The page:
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Sam Bradford gets down to business with Rams
By Bryan Burwell
ST. LOUIS POST-DISPATCH
It was Saturday morning at Rams Park, and Day 2 of the Sam Bradford Experience moved along rather quietly. The second day of the rookie quarterback's pro football life was turning out to be exactly what it needed to be: strictly football without so much as a hint of unnecessary media-circus insanity.
On Day 1, things were a bit different. After his first professional practice — at rookie minicamp, mind you — the NFL's No.1 overall draft pick was greeted by a media crush of over 40 assorted reporters, TV cameramen and photographers. ESPN was there, and so was every local TV station, radio station and newspaper within 50 miles of St. Louis, not to mention a reporter or two from Oklahoma.
Now just for the record, this will not be the last of the days when Bradford creates a breathless media buzz. At least let's hope so. The giddy, nervous, hopeful, urgent and silly updates will continue flowing out of Rams Park on a daily basis as we all attempt to document the progress of what everyone hopes, prays, begs and pleads (and that's just the casual Rams fan) will be the start of a brilliant NFL life for the kid drafted to grow into a franchise QB who can lead the Rams back to football respectability.
But on Day 2, the phenom-crazy atmosphere had been replaced by a sedate dose of normalcy. Friday's overflow media crowd had dwindled to a decidedly more intimate gathering of eight reporters. And that was a good thing because it's already starting to feel like this journey is going to be one that has a regulator on it that will prevent it from turning into an out-of-control circus.
And that's why I call it an "experience," rather than an "experiment", because experiment suggests that the trip Bradford is about to embark on is a flighty game of chance. Bradford's future, which is tied in directly to the future of this organization, is quite predictably being studiously orchestrated from the very start by coach Steve Spagnuolo.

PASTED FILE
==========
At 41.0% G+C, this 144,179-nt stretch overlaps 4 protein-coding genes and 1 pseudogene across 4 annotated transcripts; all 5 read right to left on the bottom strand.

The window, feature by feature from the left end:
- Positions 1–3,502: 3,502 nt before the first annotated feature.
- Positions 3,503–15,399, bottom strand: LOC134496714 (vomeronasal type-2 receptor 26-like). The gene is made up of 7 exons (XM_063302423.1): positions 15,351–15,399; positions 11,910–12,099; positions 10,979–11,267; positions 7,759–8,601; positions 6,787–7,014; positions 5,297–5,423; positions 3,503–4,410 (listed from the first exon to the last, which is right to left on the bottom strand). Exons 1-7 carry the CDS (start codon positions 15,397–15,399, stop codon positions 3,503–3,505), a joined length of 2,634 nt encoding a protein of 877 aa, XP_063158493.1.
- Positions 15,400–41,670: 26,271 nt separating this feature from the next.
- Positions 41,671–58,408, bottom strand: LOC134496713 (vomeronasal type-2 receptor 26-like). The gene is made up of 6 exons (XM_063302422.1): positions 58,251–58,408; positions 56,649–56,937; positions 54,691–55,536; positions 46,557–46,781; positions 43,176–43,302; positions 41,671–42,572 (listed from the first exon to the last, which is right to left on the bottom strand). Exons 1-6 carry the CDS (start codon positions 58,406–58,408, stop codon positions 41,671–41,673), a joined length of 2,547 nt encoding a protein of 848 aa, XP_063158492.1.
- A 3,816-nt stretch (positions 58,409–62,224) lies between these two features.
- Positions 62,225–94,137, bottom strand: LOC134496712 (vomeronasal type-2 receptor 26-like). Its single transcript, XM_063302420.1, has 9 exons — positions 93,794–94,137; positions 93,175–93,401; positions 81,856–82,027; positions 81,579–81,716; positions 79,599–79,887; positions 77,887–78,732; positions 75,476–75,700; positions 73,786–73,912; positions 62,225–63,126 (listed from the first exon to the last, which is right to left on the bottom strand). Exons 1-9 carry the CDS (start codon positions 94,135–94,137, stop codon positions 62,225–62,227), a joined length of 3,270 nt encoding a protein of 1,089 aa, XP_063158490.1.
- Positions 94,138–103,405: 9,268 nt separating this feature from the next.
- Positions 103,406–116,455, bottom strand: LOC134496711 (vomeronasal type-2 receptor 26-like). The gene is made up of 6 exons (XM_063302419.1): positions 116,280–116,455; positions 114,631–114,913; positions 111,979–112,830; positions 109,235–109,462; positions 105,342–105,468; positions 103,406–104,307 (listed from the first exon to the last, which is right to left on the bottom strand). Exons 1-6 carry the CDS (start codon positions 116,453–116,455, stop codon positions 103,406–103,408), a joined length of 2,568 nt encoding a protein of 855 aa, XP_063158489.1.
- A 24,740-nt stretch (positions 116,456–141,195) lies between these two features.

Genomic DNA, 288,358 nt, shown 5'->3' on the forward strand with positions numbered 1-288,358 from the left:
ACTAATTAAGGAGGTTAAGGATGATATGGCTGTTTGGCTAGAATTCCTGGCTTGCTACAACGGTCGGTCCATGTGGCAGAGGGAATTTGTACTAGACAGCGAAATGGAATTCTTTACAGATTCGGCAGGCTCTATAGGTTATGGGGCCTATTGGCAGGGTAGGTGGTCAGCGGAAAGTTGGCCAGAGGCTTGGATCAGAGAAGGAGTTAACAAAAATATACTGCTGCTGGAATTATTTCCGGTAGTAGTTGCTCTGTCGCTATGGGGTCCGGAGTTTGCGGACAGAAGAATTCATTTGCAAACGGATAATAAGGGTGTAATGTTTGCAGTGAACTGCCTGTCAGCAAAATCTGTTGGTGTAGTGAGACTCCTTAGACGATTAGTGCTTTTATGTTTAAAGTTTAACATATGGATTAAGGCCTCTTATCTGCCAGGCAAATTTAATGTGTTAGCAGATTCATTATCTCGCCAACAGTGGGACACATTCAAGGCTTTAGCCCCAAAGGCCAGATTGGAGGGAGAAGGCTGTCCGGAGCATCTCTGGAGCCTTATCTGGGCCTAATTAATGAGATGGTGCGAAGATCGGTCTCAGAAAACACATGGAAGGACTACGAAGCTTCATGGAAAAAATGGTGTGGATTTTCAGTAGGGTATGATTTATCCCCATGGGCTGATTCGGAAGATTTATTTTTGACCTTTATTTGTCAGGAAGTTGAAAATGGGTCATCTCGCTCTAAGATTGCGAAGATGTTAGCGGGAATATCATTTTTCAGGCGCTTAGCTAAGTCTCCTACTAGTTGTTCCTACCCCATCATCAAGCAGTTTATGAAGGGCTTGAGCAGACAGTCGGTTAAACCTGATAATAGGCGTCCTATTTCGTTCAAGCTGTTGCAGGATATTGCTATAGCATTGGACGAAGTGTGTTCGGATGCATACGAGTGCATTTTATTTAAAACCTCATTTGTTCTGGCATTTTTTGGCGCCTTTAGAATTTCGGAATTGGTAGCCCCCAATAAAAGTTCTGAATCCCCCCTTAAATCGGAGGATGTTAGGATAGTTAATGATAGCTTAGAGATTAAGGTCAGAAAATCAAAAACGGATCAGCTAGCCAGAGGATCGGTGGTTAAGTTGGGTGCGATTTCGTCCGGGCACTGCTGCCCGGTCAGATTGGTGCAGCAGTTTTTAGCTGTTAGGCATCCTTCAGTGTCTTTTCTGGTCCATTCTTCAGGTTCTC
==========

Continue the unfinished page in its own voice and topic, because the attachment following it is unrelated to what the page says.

If you know anything about Spags, he's not really big on letting things "just happen."
To be kind, he's an extremely organized man.
To be perfectly blunt, the man's an organization-obsessed creature who never leaves anything large or small to chance. He wants you to know that he definitely does have a plan for Bradford's development, but you should never confuse that plan for a timetable that will accurately predict what day Bradford will ultimately take over as the starting QB ("I think you have to earn that," he says).
But ask him how Bradford will get to that point, and he'll lay it all out for you.
"When Sam got in here on Thursday, I sat him down and told him there are three structures in this league when it comes to developing a quarterback, and I've studied them all and they all work," Spagnuolo said Saturday as he sat in an empty meeting room. "Some (QBs) have the head coach, the quarterbacks coach and the offensive coordinator all talk to him. Some have just the QB coach and the coordinator — the ones like us with a defensive head coach. And some just have a coordinator do the talking because he's also the QB coach.